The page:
Theatre Review: A Steady Rain [Review Sphere]

 

Dir. Mary McCluskey, Tron Theatre, 16th – 24thSeptember 2016

Taking a former Broadway play and adaptingit for a smaller stage space with a Scottish audience is tricky. There is the problem of dialect as the play in question, A Steady Rain by writer Keith Huff (of House of Cards and Mad Men), chronicles the brotherly relationship between two Chicago cops with thick, fast paced accents to boot. Then there is the issue of staging, the original script having detailed stage direction and large scale production.

Thankfully Theatre Jezebel’s performance jumps both of these hurdles.

Actors Andy Clark and Robert Jack play cops Denny and Joey respectfully with distinct Chicago flare but the colloquialisms and slang do not hinder the clarity of their speech.

A simplistic set, designed by Kenny Miller, features two long tables and four chairs with filled buckets of water aligning the front and back of the stage. Dialogue may be heavy here by setting is not and this mirrors the stillness of the two actors who pause frequently and maintain a slow-paced dramaturgy throughout the performance. Movement is economical and this is a play unafraid of silence, despite the text dominated complexity of the narrative.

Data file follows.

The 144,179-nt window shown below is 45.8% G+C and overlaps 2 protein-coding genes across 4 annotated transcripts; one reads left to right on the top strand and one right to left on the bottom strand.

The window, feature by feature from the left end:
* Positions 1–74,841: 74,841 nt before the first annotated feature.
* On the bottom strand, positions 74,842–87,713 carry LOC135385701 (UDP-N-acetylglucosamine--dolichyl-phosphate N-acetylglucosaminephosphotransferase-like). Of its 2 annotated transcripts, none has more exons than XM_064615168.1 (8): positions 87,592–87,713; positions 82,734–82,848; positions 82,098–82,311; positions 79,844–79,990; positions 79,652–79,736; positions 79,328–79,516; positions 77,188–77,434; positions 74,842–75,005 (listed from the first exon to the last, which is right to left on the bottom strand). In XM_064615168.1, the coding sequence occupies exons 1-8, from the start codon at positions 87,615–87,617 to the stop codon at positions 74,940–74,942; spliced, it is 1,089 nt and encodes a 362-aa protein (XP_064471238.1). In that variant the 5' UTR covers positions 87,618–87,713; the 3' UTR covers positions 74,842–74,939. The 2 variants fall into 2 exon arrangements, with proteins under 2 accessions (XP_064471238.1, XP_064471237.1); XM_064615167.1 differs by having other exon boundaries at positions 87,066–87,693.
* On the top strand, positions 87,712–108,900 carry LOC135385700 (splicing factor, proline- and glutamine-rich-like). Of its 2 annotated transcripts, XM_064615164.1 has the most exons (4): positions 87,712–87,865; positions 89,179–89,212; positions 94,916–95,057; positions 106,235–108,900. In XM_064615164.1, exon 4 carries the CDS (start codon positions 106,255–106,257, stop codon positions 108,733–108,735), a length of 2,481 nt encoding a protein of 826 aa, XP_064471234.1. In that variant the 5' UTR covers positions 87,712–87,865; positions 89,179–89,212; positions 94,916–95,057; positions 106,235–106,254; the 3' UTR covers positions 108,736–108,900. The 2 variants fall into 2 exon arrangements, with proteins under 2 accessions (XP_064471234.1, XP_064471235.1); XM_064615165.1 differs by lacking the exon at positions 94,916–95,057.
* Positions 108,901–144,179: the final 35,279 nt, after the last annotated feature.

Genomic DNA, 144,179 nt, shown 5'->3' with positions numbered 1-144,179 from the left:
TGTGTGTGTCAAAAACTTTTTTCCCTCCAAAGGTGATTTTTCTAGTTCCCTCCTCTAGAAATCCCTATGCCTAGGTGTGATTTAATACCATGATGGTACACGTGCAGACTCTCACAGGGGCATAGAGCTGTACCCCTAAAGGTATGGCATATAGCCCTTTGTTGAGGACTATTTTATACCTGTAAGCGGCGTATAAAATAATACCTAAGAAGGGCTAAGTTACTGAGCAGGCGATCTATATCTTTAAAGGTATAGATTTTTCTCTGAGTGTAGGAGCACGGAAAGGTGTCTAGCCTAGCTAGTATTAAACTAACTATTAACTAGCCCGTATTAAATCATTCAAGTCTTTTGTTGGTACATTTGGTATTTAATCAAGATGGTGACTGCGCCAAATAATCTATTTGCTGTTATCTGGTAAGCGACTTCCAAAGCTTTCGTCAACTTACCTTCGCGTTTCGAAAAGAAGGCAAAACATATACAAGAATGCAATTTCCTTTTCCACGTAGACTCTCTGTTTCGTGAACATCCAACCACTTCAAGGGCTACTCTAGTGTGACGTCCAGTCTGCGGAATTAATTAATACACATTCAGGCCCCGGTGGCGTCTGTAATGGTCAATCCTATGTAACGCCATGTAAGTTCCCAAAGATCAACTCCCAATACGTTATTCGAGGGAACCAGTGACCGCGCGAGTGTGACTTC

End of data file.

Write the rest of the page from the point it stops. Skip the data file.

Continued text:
Partly based upon a police relation to real-life murderer Jeffery Dahmer, A Steady Rain, explores how a serial killer close to home pushes the friendship of long-term partners Denny and Joey to breaking point. Moralities clash with loyalties and mistakes are articulated in a confessional manner as the characters look back in hindsight at the destruction of both their professional and personal spheres. The play is climatic while maintaining the stillness it carries throughout with music, provided by Ross Brown, working to punctuate the drama and emphasise scene change.

A Steady Rain does not spoon-feed its audience. Huff’s script is full and content heavy from the beginning yet the simplicity of the staging provides the perfect paradox creating an atmosphere where the dialogue can dominate the focus from the beginning.

 

This article was originally published by Review Sphere

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